Chart 9.1.12: Current and recommended preservation age schedules

This chart shows the recommended superannuation preservation ages out to 2050, compared to the current superannuation preservation ages and the recommended eligibility age for the Age Pension.

Source: National Commission of Audit.

 

Table 9.1.2: Superannuation preservation age

Year

Proposed Superannuation Preservation Age

Proposed Age Pension Age

Gap Between Preservation and Age Pension Age

2014

55

65

10

2015

56

65

9

2017

57

65.5

8.5

2019

58

66

8

2021

59

66.5

7.5

2023

60

67

7

2025

61

67

6

2027

62

67

5

2033

63

68

5

2038

63.5

68.5

5

2043

64

69

5

2048

64.5

69.5

5

2053

65

70

5

Source: National Commission of Audit based on Treasury data.

 

There have been suggestions the preservation age and Age Pension age be aligned over time, including from the Henry Tax Review (Australian Government, 2010b) and the Grattan Institute (Daley J, McGannon C, Savage J and Hunter A 2013). The Commission recognises that increasing the preservation age involves a trade‑off between restricting retirees’ access to their own savings and improving fiscal sustainability and workforce participation.

It is proposed that the preservation age be increased further to establish and maintain a gap of five years between it and the Age Pension eligibility age. This should be maintained into the future, including if the Age Pension age should increase further.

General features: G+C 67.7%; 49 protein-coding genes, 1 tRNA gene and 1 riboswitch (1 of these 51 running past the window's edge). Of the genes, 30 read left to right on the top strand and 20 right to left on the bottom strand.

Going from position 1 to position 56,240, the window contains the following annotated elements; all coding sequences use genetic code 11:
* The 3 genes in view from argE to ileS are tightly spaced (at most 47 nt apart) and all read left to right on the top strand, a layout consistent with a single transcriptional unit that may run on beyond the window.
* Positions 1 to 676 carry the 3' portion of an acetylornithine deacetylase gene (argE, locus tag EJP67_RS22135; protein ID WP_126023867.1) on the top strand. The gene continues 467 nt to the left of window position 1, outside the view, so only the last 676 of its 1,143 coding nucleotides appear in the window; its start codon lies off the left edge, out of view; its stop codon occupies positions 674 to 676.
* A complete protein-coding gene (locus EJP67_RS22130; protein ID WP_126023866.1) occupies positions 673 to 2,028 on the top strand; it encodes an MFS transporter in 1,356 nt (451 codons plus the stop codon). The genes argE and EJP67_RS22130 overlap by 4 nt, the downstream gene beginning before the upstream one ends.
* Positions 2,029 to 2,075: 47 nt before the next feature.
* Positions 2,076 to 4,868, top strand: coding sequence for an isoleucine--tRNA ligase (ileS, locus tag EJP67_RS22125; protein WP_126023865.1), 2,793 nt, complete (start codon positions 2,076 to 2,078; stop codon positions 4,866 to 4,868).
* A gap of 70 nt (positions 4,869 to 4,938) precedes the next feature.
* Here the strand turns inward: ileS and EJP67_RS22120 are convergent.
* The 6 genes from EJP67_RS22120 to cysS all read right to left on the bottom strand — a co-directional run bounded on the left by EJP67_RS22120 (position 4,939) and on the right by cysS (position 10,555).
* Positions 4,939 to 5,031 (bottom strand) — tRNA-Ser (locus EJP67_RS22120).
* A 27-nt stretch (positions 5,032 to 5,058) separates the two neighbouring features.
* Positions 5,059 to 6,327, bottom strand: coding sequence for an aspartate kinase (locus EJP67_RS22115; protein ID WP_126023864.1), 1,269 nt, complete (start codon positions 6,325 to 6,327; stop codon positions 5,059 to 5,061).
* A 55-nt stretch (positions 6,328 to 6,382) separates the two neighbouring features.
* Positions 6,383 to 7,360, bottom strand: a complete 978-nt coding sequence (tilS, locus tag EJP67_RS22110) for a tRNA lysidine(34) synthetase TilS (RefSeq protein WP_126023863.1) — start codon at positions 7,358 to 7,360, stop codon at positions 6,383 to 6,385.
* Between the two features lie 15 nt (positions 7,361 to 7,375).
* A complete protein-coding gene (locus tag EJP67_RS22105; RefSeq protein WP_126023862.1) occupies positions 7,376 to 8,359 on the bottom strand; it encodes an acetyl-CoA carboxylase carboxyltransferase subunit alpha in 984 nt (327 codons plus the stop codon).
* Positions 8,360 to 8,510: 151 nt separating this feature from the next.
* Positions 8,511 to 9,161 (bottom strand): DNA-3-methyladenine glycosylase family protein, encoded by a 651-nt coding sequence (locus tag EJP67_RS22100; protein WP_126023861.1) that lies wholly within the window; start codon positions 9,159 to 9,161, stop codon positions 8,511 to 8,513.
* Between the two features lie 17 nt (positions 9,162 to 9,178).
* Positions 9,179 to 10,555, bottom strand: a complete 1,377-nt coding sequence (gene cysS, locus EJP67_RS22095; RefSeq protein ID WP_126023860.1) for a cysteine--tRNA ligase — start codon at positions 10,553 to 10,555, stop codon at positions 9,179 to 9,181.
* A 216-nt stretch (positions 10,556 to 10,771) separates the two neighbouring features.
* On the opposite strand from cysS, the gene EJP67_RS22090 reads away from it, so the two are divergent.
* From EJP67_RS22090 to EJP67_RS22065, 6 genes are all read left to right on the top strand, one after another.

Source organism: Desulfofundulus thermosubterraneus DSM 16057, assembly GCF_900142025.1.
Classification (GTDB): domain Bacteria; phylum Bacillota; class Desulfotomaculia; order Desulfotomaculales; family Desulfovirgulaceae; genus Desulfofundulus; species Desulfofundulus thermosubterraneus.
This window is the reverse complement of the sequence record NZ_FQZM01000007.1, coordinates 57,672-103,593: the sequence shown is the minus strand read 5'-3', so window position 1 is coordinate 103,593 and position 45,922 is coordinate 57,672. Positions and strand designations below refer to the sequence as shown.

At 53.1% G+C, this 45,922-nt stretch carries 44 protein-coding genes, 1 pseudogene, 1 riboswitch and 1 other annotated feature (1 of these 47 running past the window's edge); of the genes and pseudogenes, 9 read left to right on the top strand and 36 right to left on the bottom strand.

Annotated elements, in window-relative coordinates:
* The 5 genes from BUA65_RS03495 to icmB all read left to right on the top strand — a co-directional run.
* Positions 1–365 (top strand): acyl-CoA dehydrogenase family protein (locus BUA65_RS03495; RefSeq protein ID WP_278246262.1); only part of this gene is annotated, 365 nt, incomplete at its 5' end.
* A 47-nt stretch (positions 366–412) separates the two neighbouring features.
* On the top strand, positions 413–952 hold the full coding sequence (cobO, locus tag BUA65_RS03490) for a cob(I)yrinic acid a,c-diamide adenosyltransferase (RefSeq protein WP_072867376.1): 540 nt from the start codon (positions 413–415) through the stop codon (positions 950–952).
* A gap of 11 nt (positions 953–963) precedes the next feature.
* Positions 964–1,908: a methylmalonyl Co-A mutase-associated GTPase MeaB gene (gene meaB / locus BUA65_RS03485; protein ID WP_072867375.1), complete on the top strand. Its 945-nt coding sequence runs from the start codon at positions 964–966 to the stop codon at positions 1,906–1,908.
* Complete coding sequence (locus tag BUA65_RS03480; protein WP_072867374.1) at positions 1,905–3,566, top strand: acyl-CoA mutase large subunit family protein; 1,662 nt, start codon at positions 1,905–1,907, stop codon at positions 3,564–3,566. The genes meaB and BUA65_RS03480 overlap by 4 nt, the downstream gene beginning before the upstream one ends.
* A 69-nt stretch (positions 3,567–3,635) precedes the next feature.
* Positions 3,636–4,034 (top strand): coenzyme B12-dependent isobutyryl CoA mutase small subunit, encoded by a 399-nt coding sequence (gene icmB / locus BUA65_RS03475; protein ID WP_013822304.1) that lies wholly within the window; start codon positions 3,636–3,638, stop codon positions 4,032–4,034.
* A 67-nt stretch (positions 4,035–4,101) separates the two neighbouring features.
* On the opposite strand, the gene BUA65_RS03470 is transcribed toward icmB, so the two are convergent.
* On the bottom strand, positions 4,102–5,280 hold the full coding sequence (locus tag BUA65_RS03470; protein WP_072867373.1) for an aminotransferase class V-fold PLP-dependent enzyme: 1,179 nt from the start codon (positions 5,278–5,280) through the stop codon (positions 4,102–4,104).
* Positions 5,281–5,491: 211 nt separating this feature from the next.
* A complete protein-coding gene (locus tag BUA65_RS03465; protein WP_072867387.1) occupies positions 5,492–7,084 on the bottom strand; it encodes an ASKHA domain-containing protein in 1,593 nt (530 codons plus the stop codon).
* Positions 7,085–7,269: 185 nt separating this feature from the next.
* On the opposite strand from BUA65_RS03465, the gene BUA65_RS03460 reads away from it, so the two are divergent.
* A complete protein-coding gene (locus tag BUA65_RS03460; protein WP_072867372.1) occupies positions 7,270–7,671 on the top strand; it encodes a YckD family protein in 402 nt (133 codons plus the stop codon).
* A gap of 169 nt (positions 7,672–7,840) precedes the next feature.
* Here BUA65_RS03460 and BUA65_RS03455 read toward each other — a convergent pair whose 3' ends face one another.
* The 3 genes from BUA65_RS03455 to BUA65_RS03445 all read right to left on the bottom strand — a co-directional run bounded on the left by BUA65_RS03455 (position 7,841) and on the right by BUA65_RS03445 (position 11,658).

The Commonwealth Seniors Health Card

The Commonwealth Seniors Health Card provides cash benefits and a range of concessions to Australians above Age Pension age who do not access a pension. To be eligible, seniors must also have Adjusted Taxable Incomes below $50,000 for a single person and $80,000 combined for couples. Approximately 300,000 people currently hold a Commonwealth Seniors Health Card.

Holders of the Commonwealth Seniors Health Card receive a Seniors Supplement of $858 each year for singles and $647 each year for members of a couple. Holders also receive a Clean Energy Supplement of $356 each year for singles and $265 each year for members of a couple.

There are also a range of concessions including: access to discounts on Pharmaceutical Benefits Scheme prescription medicines; a lower Medicare Safety Net; and concessional rail travel on Great Southern Rail services. State and local governments and private companies may offer additional concessions to Commonwealth Seniors Health Card holders.

The Commonwealth Seniors Health Card could be better targeted to those most in need.

The definition of income used for the Commonwealth Seniors Health Card is Adjusted Taxable Income. This definition of income is a broad measure of means based on taxable income but adds in other means such as fringe benefits.